Feb 21, 12
Read from December 20, 2011 to February 21, 2012
Ian McDonald is a marvellously skilled writer. He writes prose like a musician, and, like a musician with an interest in finding different sounds, he plays with new and exciting instruments from faraway lands... Well, he certainly immerses his novels in local lingo and speech rhythms. Hats off and massive kudos to that.
His novels - the two I have read - are set in relatively near futures, in unconventional settings: Brazil, or Turkey, or other nations that are neither USA / Europe (nor Japan or China).
Brasyl is set in three eras of Brasil: 1730s, 2006, and 2033. The novel interweaves the tales of a monk (and a scientific explorer), travelling up the rivers to find a renegade monk and his little empire of slavery (with a start that has a similar atmosphere to Apocalypse Now), the tale of a woman TV producer coming up with concepts for exploitative reality TV dreck, and the story of a young man desperate to make something of himself by means of street smarts, enterprise and bravado (not to mention multiple different personas he uses, and a bit of crime).
All of this is linked by quantum theory, and parallel worlds / quantum computing based scifi stuff.
Unfortunately, I did not really get as invested in Brasyl as I did in the Dervish House - hence several multi-week breaks in my reading of the book. Brasyl gets so immersed in the language of Brasil that I basically struggled to keep up with it. Sometimes, the writing briefly drifts into Glen Duncan-esque filth - but unlike Glen Duncan's work, the novel only has a handful of such moments, rather than being infused through and through. Sometimes, the trick of repeating a word for emphasis (saying "the cold cold winter" rather than the "very cold winter") is overused a little - it feels like genuine speech rhythm, but it happens so often, it starts feeling a little bit artificial.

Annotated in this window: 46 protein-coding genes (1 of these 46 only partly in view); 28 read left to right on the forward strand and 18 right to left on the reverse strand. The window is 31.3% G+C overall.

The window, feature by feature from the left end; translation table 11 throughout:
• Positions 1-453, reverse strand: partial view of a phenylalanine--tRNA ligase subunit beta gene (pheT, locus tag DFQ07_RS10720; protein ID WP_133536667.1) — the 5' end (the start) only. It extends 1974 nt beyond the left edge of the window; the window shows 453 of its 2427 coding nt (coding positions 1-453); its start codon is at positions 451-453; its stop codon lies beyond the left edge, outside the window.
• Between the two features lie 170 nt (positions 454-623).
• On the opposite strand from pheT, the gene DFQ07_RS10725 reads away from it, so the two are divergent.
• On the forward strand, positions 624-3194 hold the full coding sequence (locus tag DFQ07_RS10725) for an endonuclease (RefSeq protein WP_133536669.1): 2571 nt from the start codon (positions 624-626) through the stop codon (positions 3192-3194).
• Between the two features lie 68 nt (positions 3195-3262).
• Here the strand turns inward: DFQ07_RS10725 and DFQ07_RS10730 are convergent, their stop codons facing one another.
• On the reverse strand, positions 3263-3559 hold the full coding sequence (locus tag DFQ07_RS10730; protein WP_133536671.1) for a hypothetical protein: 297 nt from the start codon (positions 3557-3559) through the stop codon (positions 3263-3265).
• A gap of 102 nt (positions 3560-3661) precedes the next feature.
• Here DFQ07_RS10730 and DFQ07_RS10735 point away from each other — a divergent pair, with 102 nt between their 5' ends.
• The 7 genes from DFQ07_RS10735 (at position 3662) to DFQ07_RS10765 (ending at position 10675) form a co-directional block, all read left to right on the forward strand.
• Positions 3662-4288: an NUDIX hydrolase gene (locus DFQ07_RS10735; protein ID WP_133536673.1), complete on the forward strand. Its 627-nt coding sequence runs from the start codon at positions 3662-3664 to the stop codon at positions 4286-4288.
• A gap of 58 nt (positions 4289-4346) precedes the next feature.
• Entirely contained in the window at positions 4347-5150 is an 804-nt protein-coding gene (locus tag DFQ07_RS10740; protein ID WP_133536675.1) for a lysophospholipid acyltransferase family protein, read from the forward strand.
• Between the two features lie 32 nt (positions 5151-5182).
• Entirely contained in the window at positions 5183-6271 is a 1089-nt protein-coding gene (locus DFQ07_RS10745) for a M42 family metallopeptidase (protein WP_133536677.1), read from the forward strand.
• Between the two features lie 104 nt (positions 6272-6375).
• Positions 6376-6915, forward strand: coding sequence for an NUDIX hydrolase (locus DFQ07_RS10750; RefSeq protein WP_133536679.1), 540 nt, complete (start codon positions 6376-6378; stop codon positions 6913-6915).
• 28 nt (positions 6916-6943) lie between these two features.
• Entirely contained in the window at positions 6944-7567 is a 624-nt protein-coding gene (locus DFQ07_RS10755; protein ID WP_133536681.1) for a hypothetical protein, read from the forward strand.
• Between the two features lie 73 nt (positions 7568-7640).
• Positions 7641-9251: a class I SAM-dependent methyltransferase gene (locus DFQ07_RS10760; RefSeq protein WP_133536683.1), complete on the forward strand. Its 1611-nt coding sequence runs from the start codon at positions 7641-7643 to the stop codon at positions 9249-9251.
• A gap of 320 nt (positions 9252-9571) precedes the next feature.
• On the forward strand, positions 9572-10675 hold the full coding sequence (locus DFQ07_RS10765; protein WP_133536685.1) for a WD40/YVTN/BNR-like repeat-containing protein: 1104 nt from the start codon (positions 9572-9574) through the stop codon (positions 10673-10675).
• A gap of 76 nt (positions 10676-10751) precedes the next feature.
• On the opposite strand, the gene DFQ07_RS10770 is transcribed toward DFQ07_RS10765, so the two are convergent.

Apart from minor stylistic points, the main reasons why I struggled with Brasyl were the plot (I basically failed to understand what was going on, or to believe it) and the characters (none of whome I found likeable people). Ian McDonald writes about hungry people - not literally, but hungry for success, hungry for climbing career ladders in their chosen fields, hungry for status and achievement. And that kind of hunger is really a kind of greed... The Dervish House lived and breathed with its little boy protagonist, and the old professor. Brasyl lacks such sympathetic heroes.
The plot, meanwhile, often changes course. Our monk-seeking-crazy-monk story turns from Apocalypse Now to some strange epic tale. The young man in the future has a strange story arc that would be difficult to describe or sum up. All three stories are eventually interconnected, but I cannot say that the connections really felt convincing - my disbelief failed to be suspended.
So, it is a beautifully written novel, with an exciting setting, originality, flair, and unfortunately, a befuddling plot and characters that may not be that easy to like. It is worth a read for anyone with an interest in science fiction, and I certainly think Ian McDonald is a writer whose books I will continue to buy and read (I'd say he's up there with China Mieville for talent and energy), but I have to admit, Brasyl was hard going at times.